How Do They Care?

Grades: 
6, 7, 8

Learners discover how celebrities demonstrate their caring by giving their time, talent and treasure and taking action for specific causes. It gives the learners an opportunity to begin to think of what they care about.

Lesson Rating 
0
Duration 
PrintOne 20-minute lesson
Objectives 

The learner will:

  • identify how some celebrities care for specific causes.
  • list what they care about enough to give their time, talent, and tresure and take action.
Materials 

Journals or paper to write a list

Student copies of Celebrities Who Care handout (cut apart for matching)

Home Connection 

Suggest that the learner talk to friends and family about what they care enough about to take action to get additional ideas before the next lesson. The learners can research some of the organizations supported by the celebrities and decide if they also care about those causes and issues.

Instructions

Print
  1. Anticipatory Set:

    Ask the learners to raise their hands if they have heard of the celebrities you are going to name. Name one at a time -- Brad Pitt, Angelina Jolie, Annie Lennox, Tim McGraw, Mariah Carey, George Clooney, Bono -- and wait after each name for hands to be raised. Comment that they seem to know a lot of these people as celebrities.

  2. Ask if they know anything about these celebrities as philanthropists -- people who give their time, talent, or treasure and take action for the common good. Allow time for the learners to share any information they have about the charity work of these people. Tell the learners that each of these celebrities deeply cares about issues and takes action to address those issues.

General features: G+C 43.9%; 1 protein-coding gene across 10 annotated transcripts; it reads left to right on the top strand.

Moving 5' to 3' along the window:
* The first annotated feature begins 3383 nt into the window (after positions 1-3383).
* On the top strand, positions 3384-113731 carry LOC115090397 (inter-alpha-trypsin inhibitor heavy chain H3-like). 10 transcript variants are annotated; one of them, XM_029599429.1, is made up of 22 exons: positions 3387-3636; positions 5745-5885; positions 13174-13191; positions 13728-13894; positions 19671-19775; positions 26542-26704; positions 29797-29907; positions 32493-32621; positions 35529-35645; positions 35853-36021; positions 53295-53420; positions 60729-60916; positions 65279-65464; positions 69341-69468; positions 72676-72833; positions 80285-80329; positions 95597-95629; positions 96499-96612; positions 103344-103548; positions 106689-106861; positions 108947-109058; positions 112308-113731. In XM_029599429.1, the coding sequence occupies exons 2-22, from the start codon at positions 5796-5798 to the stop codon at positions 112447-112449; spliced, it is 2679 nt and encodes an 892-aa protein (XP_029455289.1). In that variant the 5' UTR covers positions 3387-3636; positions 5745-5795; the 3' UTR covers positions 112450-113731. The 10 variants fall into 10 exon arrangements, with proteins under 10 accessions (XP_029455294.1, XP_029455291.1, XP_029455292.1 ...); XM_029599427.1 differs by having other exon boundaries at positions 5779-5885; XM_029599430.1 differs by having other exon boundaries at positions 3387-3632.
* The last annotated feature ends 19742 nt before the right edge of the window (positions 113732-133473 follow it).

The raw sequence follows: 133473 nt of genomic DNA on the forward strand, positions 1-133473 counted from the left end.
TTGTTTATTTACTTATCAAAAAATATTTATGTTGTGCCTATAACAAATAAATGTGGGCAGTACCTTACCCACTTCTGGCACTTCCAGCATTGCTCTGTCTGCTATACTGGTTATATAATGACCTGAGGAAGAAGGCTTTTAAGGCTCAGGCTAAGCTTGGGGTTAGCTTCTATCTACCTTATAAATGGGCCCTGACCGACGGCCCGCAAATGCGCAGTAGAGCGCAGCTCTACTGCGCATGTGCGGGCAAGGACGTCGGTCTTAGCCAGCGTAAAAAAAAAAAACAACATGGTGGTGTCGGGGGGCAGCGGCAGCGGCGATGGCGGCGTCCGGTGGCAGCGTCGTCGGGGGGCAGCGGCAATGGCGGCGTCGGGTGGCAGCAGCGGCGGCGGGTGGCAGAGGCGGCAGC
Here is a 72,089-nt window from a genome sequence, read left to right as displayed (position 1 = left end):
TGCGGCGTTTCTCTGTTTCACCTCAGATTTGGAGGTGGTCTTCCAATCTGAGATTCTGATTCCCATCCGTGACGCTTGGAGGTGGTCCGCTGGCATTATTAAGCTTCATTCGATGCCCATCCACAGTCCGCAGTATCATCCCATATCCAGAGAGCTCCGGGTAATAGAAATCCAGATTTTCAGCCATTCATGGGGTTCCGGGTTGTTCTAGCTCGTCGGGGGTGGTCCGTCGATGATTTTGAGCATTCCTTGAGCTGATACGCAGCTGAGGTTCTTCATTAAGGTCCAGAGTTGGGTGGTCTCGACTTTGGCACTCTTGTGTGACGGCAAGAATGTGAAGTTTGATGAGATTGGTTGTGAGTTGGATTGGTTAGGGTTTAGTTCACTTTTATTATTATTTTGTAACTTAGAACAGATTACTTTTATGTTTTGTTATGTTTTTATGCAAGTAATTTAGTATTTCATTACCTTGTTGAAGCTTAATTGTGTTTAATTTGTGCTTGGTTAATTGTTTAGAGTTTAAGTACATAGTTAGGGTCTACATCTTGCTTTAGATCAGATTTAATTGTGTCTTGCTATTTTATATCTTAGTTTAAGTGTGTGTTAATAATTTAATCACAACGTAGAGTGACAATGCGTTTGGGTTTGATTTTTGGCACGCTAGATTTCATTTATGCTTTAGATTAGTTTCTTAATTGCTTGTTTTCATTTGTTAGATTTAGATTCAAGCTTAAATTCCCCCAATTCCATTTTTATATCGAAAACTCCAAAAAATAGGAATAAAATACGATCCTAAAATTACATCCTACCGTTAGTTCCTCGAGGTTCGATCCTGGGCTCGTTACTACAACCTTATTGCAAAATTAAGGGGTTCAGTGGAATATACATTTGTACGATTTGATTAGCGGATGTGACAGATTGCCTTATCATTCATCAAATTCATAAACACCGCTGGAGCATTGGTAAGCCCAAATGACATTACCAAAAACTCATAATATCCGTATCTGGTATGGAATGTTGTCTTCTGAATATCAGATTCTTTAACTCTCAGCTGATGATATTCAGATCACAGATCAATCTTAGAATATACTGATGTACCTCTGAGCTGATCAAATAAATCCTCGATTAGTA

3. Tell the learners they are going pair up to play a celebrity/charity match game. Allow the learners to find a partner of their choice. Distribute Handout One: Celebrity Match and instruct the pairs to work together to determine what each celebrity cares about by drawing a line from the name to the description of their philanthropic work. Allow time for the pairs to determine the matches.

  4. As a whole class, go through each name and ask for pairs to identify the caring match. Allow time to discuss why the person's way of caring might be appropriate to his/her time, talent, and treasure.

  5. Suggest that each of these people has discovered their philanthropic passion -- what causes or social issues they care enough about to take action for.

  6. Ask the learners to list in their journals three to five causes or social issues they care about enough about to take action by giving their time, talent, or treasure.

Cross Curriculum 

This character education mini-lesson is not intended to be a service learning lesson or to meet the K-12 Service-Learning Standards for Quality Practice. The character education units will be most effective when taught in conjunction with a student-designed service project that provides a real world setting in which students can develop and practice good character and leadership skills. For ideas and suggestions for organizing service events go to www.generationon.org.

Philanthropy Framework

  1. Strand PHIL.II Philanthropy and Civil Society
    1. Standard PCS 01. Self, citizenship, and society
      1. Benchmark MS.4 Describe the characteristics of someone who helps others.
    2. Standard PCS 02. Diverse Cultures
      1. Benchmark MS.2 Describe the importance of hearing all voices in a community and respecting their right to be heard.
      2. Benchmark MS.3 Give an example of how philanthropy can transcend cultures.
  2. Strand PHIL.III Philanthropy and the Individual
    1. Standard PI 01. Reasons for Individual Philanthropy
      1. Benchmark MS.3 Identify and give examples of stewardship in cultural traditions around the world.
      2. Benchmark MS.4 Identify and describe the actions of how citizens act for the common good.
      3. Benchmark MS.5 Describe the responsibility students have to act in the civil society sector to improve the common good.